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Waging Peace: ASEAN and the Thai-Cambodian Border Conflict
Waging Peace: ASEAN and the Thai-Cambodian Border Conflict
Table of Contents
  1. Executive Summary
Report 4 / Asia

Back from the Brink

The international community collectively heaved a sigh of relief when Cambodia’s rival factions moved back from the brink of disaster and agreed to form a fresh coalition government in November 1998 after weeks of violent protests and political deadlock.

Executive Summary

The international community collectively heaved a sigh of relief when Cambodia’s rival factions moved back from the brink of disaster and agreed to form a fresh coalition government in November 1998 after weeks of violent protests and political deadlock.

But optimism is tempered by the knowledge that a previous shaky alliance between the two political parties forming the coalition – the powerful Cambodian People’s Party (CPP) and the royalist FUNCINPEC party – was torn apart by fighting in July 1997.

Moreover, the renewed power-sharing agreement follows weeks of bitter and at times violent protests by opposition supporters who claimed the CPP victory in elections on 26 July 1998 was the product of widespread electoral fraud.

ICG addressed the electoral process and post-polls stand-off in its recent report, Cambodia’s Elections Turn Sour, published 10 September 1998. The present report follows the tortuous path that led to the formation of a coalition government in November. It also looks ahead at the prospects for the coalition -- between two parties who regard each other as rivals rather than partners -- lasting out its five-year mandate intact.

This will largely depend on the ability of the two sides to learn from past mistakes, to set aside their mutual mistrust and to show real commitment to working together to resolving the host of overwhelming problems that plague the small Southeast Asian nation. High on the list of issues to be addressed are a stagnant economy, unrelenting and spreading poverty, rampant and illegal deforestation, general lawlessness, drug trafficking, corruption, a cumbersome and ineffective administration, widespread impunity, lack of legislation and a weak judiciary.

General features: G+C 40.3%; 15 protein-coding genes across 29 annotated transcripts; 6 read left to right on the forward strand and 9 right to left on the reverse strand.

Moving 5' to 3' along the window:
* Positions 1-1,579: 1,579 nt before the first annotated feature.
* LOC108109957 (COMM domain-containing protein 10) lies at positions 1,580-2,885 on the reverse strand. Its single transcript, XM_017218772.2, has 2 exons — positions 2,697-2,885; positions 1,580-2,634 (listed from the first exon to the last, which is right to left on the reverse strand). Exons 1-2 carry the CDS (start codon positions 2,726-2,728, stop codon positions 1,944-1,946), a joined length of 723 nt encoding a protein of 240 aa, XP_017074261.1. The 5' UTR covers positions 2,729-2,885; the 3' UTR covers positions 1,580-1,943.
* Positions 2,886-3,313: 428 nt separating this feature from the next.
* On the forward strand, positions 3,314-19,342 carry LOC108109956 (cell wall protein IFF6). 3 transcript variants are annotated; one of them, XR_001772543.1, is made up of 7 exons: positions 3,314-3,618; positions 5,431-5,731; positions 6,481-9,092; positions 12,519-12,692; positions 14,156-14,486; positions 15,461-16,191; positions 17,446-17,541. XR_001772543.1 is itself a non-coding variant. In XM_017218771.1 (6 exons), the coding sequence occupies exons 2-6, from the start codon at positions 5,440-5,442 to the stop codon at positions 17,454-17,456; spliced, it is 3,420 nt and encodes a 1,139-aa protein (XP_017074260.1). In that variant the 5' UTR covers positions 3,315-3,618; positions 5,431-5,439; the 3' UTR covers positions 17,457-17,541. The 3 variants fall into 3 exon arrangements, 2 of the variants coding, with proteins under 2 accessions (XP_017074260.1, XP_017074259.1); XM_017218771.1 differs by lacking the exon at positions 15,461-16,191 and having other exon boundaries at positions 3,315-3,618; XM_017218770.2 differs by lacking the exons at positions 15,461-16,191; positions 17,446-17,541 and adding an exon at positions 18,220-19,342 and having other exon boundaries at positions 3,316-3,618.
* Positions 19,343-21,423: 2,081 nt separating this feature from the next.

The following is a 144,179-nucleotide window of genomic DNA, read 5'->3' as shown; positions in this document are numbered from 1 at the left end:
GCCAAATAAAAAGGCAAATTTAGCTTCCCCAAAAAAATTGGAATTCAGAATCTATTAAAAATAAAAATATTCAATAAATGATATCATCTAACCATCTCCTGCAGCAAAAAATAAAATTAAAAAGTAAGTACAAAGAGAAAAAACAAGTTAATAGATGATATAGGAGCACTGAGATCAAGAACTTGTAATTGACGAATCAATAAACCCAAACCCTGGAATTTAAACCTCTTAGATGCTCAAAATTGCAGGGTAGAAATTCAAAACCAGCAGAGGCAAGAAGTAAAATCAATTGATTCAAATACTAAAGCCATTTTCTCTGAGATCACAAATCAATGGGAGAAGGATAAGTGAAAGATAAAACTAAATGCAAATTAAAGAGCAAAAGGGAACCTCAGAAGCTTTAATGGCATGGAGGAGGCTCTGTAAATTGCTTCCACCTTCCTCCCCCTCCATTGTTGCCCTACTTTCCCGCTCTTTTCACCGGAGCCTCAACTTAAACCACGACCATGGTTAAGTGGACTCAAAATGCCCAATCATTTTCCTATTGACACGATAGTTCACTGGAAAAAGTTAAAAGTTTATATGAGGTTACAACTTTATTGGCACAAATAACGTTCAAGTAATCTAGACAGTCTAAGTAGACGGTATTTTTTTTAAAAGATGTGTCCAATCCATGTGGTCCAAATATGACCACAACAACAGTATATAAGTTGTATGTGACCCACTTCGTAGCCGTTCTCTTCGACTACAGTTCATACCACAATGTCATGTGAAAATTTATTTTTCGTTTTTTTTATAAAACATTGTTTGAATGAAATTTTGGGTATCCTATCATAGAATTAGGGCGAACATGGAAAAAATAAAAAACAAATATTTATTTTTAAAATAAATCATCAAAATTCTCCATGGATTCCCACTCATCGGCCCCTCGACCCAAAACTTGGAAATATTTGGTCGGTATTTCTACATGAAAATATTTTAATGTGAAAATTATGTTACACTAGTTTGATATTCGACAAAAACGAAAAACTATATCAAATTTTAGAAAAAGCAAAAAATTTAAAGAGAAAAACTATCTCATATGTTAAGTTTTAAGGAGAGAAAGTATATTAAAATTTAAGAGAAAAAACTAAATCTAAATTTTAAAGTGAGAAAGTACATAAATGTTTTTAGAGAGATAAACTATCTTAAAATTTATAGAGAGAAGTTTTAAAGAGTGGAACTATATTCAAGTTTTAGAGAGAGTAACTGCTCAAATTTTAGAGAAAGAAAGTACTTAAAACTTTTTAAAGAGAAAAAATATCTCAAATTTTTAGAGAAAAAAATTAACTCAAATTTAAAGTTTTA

The coalition agreement and the apparent final demise of the Maoist Khmer Rouge guerrilla movement mean that the country is enjoying real peace for the first time in three decades. But the surrender of most of the surviving members of its top leadership has once again focussed attention on bringing to justice those behind the atrocities of the movement’s 1975-79 rule. The government is caught between the need for peace and reconciliation on the one hand and the desire of the Cambodian people for justice and a statement against impunity on the other.  Cambodia needs  to get to grips with its past while establishing a foundation for a stable future.

In many ways the chances for success are greater than in 1993, when FUNCINPEC and CPP first tried working together, as there will only be one premier, a political platform has been agreed on before and officials are more experienced. Moreover, Cambodia should have a true parliamentary opposition for the first time in its modern history.

In the final section of this report, ICG sets out a number of specific areas where action by the new coalition government is most urgent. In particular, the report calls on the government to: